Both the CEO and chairman have stepped down as the struggling savings and loan reports a second-quarter loss of $218.9 million. That's the fourth consecutive quarterly loss and it raises more questions about the company's viability. Indeed, Newport Beach-based Downey Financial announced this morning that it would be looking for "strategic alternatives," which is usually code for putting a company on the block. The resignation of Maurice McAlister as chairman is especially significant because he has run the company since 1957 - often with an iron hand, his detractors say. As we've been reporting, Downey is considered in iffy financial shape because its percentage of non-performing loans is so high – and because many of those loans were given to borrowers with shaky credit histories. Earlier this month, Lehman Brothers said it would stop covering the stock because of the company's uncertain outlook. Shares are trading at just under $2 a share, down around 28 percent. Here's an early LAT story.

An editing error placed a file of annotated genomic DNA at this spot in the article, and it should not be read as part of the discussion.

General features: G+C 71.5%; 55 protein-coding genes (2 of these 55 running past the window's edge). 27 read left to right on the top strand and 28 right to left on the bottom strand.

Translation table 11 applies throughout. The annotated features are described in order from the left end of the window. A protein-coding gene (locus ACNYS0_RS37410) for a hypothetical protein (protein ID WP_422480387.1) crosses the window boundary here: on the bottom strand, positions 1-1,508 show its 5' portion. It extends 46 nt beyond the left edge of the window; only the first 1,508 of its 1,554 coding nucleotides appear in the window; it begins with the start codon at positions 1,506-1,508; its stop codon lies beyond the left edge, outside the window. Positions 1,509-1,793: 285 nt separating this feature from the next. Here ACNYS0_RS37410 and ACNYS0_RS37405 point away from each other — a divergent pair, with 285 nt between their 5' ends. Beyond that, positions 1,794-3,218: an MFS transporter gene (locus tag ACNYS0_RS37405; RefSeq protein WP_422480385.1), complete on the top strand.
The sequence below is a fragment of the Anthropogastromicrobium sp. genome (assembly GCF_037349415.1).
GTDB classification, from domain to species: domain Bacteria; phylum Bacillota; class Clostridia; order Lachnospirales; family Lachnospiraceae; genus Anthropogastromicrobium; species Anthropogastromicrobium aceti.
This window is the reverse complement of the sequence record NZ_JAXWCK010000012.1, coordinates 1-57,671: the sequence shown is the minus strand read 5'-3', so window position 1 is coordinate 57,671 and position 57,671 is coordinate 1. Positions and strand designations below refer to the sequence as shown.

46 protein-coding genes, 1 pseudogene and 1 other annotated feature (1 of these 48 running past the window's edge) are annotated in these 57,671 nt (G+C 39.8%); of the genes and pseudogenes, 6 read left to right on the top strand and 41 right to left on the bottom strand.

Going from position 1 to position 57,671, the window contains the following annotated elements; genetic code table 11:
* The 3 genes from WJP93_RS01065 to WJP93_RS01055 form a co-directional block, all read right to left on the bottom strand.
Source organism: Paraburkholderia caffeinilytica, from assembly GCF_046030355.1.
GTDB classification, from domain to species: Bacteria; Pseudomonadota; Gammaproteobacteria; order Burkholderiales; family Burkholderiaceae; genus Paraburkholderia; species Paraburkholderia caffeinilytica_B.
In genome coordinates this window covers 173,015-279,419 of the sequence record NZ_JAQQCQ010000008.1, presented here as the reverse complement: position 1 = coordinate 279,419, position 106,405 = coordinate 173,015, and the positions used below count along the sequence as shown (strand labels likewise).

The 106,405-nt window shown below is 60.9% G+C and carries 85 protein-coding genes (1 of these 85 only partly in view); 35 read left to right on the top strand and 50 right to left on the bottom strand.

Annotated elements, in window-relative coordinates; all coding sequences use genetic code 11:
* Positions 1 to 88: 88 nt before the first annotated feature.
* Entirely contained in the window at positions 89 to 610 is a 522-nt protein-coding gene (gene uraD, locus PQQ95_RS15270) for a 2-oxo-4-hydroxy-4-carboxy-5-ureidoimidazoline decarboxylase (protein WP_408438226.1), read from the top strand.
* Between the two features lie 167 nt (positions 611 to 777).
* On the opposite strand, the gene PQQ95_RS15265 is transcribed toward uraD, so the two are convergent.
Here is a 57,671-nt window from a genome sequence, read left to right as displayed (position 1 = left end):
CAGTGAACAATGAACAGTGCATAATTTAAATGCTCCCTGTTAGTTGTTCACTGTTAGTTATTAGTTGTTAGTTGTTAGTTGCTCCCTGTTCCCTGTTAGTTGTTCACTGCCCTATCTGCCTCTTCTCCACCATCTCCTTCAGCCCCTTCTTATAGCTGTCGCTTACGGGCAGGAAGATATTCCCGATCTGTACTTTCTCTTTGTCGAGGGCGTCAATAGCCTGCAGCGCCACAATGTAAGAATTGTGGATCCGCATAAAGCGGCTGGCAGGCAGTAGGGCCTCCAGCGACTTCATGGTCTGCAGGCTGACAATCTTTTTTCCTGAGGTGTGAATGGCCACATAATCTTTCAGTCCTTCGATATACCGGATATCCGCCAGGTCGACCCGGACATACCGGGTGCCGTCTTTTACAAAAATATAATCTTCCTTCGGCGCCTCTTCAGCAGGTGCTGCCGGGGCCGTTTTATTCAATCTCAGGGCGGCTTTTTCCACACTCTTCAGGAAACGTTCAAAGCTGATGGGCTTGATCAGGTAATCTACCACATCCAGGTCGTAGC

Why Downey is suspect
Downey, FirstFed bounce back
*I was just on Patt Morrison's show on KPCC to discuss the Downey situation (bank analyst Bert Ely was also a guest). Also, Tom Petruno at Money & Co. discusses the role of short sellers in the collapse of Downey stock.